Foster Innovation: Sagi encourages legal operations teams to be innovative in their approach. “Rather than merely being efficient with existing tools, they should be proactive in seeking out new technologies and solutions. By staying curious and exploring the latest advancements in legal tech, teams can identify opportunities for improvement and drive positive change within the organization.”
In summary, Sagi sees legal operations teams as pivotal players in shaping the efficiency and effectiveness of legal processes within an organization. By approaching their role with a product mindset, knowing “their customer”, embracing iterative practices, and fostering innovation, legal ops teams can make a significant impact on the organization’s overall success.
Sagi Eliyahu’s insights regarding Tonkean’s approach to orchestration can provide valuable context for addressing the challenges related to enterprise platform customization, integration, and deployments in legal operations:
The interviewer raises the concern that enterprise platforms like Salesforce require extensive customization, support teams, and consultants to keep up with updates and integrations with other enterprise software. This complexity can be a major pain point for legal operations.
Sagi responds by acknowledging the overuse of the term “no-code” and warns against tools that claim to simplify complexity by just visualizing code without fundamentally addressing the underlying issues.
He highlights the importance of true integration and the challenges that come with connecting systems with different underlying structures and data formats.
Tonkean’s approach to integration is more than just connecting APIs; it involves a process called ETL (Extract, Transform, and Load) to properly transform and load data. But the key difference lies in Tonkean’s focus on understanding the use cases and treating them as business functions, rather than merely wiring together APIs.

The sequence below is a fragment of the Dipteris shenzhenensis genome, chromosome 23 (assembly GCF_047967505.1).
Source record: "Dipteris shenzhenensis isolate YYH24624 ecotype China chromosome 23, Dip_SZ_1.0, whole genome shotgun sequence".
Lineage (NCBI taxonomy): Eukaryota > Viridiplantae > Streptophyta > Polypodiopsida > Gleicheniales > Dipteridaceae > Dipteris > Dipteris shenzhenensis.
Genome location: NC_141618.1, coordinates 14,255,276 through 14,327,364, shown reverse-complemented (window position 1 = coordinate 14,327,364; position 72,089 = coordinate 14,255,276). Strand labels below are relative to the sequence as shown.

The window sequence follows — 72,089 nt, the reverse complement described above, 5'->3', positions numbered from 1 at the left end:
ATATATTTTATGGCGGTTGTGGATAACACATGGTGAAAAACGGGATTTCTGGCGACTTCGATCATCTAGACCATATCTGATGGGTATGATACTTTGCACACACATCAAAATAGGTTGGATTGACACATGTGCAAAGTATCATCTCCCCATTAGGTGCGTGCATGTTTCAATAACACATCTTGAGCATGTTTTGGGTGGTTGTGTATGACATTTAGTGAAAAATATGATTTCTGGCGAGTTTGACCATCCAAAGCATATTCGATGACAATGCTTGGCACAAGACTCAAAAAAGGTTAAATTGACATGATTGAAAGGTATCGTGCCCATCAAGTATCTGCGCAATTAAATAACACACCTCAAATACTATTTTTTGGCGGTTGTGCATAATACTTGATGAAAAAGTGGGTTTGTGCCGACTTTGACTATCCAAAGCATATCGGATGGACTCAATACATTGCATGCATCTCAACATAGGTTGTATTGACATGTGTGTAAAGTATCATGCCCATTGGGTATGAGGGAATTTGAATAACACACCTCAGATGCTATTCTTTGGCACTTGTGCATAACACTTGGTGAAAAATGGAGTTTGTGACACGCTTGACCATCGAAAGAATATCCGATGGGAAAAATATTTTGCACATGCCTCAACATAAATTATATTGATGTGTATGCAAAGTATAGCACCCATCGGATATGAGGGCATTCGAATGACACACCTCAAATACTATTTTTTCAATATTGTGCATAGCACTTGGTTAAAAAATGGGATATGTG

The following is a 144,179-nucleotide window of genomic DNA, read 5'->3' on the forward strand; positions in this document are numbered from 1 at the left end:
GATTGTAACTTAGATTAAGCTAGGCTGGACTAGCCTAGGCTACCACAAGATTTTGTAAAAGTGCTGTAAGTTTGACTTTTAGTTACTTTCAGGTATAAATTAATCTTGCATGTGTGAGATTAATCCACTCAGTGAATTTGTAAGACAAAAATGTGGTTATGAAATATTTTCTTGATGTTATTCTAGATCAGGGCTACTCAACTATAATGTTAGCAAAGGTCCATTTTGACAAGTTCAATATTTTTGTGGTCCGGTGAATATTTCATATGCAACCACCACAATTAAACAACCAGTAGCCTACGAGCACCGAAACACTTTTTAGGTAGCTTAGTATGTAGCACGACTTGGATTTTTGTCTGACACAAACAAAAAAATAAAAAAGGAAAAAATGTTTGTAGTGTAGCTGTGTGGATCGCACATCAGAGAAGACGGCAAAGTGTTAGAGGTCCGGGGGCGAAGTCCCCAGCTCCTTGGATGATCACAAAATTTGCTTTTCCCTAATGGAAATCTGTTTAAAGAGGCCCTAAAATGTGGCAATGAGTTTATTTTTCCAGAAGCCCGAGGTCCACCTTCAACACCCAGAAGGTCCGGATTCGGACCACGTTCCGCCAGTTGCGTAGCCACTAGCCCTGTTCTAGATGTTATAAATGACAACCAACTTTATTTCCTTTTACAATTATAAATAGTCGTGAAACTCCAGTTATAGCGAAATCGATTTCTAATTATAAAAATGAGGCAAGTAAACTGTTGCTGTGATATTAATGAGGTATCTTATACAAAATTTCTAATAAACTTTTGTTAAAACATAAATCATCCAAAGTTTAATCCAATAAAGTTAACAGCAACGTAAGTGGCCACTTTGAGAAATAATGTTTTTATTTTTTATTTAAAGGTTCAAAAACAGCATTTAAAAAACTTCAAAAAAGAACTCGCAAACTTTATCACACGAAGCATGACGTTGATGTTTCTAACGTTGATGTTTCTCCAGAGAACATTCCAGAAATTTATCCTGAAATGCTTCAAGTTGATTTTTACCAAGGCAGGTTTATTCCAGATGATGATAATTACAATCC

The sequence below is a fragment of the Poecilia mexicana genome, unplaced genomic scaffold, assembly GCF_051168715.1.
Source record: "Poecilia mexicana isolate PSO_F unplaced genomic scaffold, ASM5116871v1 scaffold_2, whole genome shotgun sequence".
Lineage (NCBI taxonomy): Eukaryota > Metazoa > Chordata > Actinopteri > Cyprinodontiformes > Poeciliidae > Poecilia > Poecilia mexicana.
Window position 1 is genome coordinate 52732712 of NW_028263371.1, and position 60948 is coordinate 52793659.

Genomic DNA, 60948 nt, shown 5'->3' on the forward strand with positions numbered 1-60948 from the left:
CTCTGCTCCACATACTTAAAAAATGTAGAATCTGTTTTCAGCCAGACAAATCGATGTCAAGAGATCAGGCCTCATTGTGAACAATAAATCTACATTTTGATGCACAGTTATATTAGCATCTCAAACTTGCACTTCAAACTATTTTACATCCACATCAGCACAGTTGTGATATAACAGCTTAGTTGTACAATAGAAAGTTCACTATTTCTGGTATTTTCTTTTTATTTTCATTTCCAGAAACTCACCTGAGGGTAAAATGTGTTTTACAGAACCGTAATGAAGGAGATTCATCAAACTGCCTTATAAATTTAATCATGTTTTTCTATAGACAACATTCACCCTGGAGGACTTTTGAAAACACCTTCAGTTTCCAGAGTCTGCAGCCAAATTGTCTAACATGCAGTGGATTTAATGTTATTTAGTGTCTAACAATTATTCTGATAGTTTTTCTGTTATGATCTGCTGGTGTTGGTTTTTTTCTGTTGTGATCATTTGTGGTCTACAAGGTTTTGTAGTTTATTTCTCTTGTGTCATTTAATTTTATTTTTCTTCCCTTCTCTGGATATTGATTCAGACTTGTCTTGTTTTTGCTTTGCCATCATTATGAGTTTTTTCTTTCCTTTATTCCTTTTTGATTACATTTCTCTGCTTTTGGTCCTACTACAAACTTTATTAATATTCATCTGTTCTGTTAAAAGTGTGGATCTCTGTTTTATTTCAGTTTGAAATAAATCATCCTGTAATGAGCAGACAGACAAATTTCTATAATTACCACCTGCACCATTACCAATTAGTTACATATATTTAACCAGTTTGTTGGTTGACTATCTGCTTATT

Tonkean has built enterprise components that recognize common concepts in different systems, such as ticketing, projects, and statuses, and wraps them in workflows to provide a seamless user experience. This orchestration approach enables workflow actions and needs to drive the workflow, instead of just forcing components together. In essence, Tonkean acts as an assembly line in a factory. Sagi likens it to how “humans and machines are integrated into the workflow, and a manufacturing engineer reviews the process to identify areas for manual handling and adjustments for greater efficiency.”
This approach allows legal operations to leverage technology effectively, stay compliant, reduce risk, and ensure smooth collaboration between different systems, all while enhancing user experience and overall success.
By understanding Tonkean’s orchestration philosophy, legal operations can expect a more streamlined and efficient integration process, with a focus on business needs and actions, from removing time-consuming manual tasks to ultimately improving the adoption and effectiveness of technology in their workflows
Now, turning our attention to a Senior Legal Operations Manager’s role specifically, how would you define their responsibilities and what key skills do you believe are essential for someone in this position?
Sagi: “Legal Ops Managers play critical roles in legal departments, and in my view, one thing to be more successful is if they apply the perspective of a product owner of their tech stack.” Sagi suggests, there are three main responsibilities: